RWD Is A Natural Evolution Of The Web — And It's Here To Stay

When I first looked at responsive web design (RWD) back in June 2012, only early adopters (mostly startups, agencies and media firms) had taken the plunge. Back then, developers and web designers alike were still getting to grips with the concepts required to build responsive sites. eBusiness leaders, although intrigued by the premise of a single site able to adapt across devices, were mostly playing a pragmatic wait-and-see game. Fast forward almost 18 months and much has changed. Although hype and confusion continue (not least due to a perplexing set of technology terms and marketing buzzwords), RWD has firmly cemented itself as a natural evolution of web, and it’s here to stay.

In our latest research on RWD, my colleague Mark Grannan and I spoke to over 20 digital agencies and end user clients that have adopted responsive design. We found that RWD sites are still far from ubiquitous; however, adoption is growing steadily. As web traffic on mobile phones and tablets is increasing to the point where firms must optimize for these touchpoints, RWD is taking center stage in many enterprise discussions.

Unfortunately, many organizations may make RWD decisions based on advice from agency partners and/or mobile application development vendors (or some combination of both) that have a vested interest in the technology choice. eBusiness professionals should avoid drinking the RWD “Kool-Aid” or going responsive because “everyone else is doing it.” RWD was never framed as a silver bullet for your mobile needs, and you shouldn’t treat it as such. To help our clients determine if RWD is right for them, we devised a simple seven-step decision tool that we hope will help you determine if RWD is a fit for your organization's mobile web needs. You can access the tool in our report.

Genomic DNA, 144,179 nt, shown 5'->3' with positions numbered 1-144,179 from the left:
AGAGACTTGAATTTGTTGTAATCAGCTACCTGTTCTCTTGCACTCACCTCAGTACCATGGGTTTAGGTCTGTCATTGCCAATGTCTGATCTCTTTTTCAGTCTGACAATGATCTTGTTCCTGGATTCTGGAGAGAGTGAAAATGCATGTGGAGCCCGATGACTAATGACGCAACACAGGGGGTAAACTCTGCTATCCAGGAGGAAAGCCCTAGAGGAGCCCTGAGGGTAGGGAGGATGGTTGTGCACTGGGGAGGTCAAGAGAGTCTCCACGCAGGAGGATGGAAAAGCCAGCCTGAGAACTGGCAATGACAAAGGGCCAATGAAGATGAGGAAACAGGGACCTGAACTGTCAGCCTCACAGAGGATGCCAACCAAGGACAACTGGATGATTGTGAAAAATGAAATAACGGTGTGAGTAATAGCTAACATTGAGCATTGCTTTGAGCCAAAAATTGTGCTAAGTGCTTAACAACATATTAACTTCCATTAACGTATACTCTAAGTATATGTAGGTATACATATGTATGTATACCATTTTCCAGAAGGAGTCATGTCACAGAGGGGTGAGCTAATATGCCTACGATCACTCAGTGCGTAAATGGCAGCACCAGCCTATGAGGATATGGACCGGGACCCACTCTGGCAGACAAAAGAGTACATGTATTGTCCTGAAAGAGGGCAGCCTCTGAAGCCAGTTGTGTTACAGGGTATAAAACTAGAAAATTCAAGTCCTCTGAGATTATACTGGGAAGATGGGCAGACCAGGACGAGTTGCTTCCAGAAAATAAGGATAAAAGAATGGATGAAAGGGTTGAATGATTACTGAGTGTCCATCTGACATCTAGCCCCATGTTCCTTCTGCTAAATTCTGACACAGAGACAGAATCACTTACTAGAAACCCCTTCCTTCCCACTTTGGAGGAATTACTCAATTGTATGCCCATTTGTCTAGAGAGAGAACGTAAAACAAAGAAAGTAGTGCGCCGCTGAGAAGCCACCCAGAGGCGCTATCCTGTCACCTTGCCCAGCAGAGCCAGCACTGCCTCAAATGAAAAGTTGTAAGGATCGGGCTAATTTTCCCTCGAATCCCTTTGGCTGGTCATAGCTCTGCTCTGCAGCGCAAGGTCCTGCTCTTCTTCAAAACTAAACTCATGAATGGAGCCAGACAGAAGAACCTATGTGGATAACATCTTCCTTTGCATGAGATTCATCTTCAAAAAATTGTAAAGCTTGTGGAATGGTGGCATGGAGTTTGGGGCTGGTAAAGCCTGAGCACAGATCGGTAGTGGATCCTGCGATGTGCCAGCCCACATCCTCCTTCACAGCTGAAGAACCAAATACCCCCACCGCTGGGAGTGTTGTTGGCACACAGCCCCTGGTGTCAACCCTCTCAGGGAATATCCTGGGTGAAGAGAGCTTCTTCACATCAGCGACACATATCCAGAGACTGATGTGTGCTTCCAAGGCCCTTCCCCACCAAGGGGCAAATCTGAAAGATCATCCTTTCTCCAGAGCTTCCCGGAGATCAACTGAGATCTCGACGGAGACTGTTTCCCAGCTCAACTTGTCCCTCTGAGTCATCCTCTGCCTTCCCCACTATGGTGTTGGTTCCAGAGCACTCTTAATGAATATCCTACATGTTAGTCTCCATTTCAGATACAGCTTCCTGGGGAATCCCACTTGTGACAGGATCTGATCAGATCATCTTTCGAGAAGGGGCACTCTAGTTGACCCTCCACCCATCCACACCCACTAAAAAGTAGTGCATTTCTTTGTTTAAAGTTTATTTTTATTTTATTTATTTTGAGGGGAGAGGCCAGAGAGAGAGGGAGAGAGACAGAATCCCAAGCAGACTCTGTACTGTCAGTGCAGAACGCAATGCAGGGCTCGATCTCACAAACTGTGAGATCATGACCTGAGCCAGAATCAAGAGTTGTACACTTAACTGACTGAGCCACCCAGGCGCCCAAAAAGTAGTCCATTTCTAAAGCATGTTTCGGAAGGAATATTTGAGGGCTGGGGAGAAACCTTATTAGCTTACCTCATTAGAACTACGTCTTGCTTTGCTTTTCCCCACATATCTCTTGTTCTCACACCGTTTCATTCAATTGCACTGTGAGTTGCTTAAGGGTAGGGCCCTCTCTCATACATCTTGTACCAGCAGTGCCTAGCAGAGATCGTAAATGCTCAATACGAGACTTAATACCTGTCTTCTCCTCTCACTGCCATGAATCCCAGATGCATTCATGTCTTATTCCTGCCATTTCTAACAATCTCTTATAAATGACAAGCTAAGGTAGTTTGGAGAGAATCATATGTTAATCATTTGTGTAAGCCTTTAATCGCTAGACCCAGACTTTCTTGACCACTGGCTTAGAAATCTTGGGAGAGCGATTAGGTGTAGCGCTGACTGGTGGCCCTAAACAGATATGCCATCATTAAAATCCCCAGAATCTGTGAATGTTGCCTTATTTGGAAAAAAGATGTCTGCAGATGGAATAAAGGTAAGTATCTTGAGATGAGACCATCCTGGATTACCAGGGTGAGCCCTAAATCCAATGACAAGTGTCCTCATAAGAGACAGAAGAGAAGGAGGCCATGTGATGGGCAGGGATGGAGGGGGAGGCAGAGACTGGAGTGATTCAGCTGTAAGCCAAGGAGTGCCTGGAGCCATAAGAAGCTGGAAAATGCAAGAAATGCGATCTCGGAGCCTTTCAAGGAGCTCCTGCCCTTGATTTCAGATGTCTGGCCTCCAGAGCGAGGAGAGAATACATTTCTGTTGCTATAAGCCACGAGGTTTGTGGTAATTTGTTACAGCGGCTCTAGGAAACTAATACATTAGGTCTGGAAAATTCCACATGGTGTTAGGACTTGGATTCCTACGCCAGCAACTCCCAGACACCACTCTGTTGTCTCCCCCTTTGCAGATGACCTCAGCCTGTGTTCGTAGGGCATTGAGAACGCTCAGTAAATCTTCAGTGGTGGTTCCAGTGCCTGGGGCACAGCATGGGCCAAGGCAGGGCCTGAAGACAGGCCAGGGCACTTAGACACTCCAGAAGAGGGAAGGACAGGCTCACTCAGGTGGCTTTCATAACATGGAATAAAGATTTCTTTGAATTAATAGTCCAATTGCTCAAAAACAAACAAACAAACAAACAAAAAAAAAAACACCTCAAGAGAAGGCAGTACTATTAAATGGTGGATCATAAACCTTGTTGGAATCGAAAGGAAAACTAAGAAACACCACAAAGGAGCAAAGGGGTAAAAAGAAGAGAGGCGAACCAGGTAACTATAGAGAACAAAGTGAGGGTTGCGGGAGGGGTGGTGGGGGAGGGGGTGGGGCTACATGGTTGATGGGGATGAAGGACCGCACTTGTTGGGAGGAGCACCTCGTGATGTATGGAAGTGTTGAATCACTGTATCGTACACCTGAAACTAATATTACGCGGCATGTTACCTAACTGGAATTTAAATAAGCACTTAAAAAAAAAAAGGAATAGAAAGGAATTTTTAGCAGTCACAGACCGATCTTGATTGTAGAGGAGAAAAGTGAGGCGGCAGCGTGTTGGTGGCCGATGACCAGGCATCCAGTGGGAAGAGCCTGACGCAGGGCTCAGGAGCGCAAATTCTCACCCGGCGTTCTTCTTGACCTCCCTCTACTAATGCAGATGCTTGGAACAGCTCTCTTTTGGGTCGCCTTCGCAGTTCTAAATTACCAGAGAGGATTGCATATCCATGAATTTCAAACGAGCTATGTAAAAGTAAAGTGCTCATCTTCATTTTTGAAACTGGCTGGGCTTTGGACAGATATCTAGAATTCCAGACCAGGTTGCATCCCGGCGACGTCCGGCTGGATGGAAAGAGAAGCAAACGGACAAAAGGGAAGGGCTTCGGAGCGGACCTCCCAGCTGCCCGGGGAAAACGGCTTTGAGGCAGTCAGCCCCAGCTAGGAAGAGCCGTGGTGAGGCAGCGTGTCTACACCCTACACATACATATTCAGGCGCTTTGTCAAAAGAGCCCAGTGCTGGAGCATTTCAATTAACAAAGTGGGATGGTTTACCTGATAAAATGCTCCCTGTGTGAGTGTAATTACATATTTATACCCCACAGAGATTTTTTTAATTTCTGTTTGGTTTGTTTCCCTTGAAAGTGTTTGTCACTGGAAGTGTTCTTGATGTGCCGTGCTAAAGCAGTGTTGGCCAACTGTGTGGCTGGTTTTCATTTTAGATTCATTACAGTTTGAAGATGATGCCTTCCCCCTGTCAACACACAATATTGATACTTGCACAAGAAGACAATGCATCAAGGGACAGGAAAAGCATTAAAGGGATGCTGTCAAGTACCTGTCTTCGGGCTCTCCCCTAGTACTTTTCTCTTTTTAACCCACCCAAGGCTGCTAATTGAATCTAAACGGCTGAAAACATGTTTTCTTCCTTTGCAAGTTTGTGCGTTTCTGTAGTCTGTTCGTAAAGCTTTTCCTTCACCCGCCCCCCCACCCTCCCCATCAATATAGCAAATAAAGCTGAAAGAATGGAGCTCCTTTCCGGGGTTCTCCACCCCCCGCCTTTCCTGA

If our framework points you toward RWD, you might be interested to know which of your eBusiness peers have already taken the plunge. To this end, I thought I would share some of the RWD eCommerce sites that I’ve encountered. This list is by no means exhaustive (and doesn’t reflect the backlog of RWD sites currently in development), but it should give you a benchmark of what other online retailers have already accomplished.  


Mark and I are continuing our research on RWD (expect more from us soon), but in the meantime, we would love to hear more about your experiences with RWD (good and bad).



RWD isn't always best for SEO

There's a common misconception that you echo in your research that since Google has stated that they prefer responsive web design that it's always the best option for the user and SEO. This just isn't the case. As I describe in a recent Smashing Magazine article, responsive sites have difficulty connecting with users who use platform-specific queries, they are often bloated and slow and have difficulty creating content that's as useful in context as sites with dedicated HTML: SEO is necessary regardless of what type of mobile site configuration you use. Disney may have checked a box for responsive web design when they redid their Disney Junior site, but actually made the site less usable to searchers in the process. I can't imagine this could be good for findability.

Right on Peter! We at

Right on Peter! We at Optaros are talking to many companies who think of RWD as the "silver bullet" and, as you say, it simply is not the case.

To that end, we spend a lot of time with our clients to understand their customers, their business needs, challenges, their budgets, team makeup and longer term vision to decide which mobile solution will best fit their needs.

In many cases RWD is the right fit but often times, it is not.

Thanks for the is key here!